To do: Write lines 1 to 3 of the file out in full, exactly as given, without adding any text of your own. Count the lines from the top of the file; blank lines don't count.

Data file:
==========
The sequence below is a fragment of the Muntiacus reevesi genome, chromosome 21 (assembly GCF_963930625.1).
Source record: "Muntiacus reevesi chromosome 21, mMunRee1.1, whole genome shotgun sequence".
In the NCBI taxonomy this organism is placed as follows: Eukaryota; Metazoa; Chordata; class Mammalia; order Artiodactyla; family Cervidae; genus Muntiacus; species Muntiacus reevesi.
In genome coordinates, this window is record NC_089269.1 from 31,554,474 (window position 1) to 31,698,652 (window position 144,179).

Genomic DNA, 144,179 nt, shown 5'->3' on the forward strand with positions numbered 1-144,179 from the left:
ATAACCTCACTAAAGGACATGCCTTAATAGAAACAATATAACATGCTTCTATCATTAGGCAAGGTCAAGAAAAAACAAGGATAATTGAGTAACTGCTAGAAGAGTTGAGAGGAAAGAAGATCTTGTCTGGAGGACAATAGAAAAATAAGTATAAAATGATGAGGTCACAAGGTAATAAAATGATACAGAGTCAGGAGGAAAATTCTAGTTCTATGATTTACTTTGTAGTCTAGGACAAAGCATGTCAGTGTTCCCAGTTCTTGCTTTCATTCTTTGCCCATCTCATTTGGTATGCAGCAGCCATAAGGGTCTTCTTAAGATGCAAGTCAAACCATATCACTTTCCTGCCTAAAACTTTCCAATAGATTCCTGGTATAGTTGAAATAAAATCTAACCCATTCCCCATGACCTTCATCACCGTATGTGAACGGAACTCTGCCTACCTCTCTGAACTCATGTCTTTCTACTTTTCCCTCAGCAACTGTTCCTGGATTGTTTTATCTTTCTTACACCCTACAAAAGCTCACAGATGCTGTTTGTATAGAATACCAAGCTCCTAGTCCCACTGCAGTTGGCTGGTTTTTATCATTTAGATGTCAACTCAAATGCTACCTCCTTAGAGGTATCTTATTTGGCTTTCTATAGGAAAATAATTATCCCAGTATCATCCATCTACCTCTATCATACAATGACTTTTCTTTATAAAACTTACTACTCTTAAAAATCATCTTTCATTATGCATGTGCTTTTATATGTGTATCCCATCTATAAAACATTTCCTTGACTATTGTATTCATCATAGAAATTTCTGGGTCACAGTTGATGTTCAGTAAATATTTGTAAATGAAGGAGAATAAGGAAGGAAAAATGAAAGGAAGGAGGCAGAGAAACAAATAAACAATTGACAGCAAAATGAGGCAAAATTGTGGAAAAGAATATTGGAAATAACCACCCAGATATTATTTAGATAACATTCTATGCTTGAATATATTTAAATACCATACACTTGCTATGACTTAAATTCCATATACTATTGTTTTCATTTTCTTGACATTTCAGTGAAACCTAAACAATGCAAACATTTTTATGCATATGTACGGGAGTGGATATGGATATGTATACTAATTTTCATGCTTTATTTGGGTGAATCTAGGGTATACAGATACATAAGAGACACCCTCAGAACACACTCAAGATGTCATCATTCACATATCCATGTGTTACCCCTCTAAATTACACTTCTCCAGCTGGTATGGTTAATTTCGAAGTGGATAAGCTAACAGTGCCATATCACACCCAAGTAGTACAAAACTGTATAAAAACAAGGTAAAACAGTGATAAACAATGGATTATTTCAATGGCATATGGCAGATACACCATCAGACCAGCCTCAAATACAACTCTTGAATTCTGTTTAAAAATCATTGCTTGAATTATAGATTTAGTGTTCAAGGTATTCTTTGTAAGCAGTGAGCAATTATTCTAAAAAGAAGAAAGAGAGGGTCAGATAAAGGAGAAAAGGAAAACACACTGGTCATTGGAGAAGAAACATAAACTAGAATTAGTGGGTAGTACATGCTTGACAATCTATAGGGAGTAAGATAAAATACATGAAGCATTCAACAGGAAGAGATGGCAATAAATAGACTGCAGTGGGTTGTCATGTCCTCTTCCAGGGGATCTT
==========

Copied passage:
The sequence below is a fragment of the Muntiacus reevesi genome, chromosome 21 (assembly GCF_963930625.1).
Source record: "Muntiacus reevesi chromosome 21, mMunRee1.1, whole genome shotgun sequence".
In the NCBI taxonomy this organism is placed as follows: Eukaryota; Metazoa; Chordata; class Mammalia; order Artiodactyla; family Cervidae; genus Muntiacus; species Muntiacus reevesi.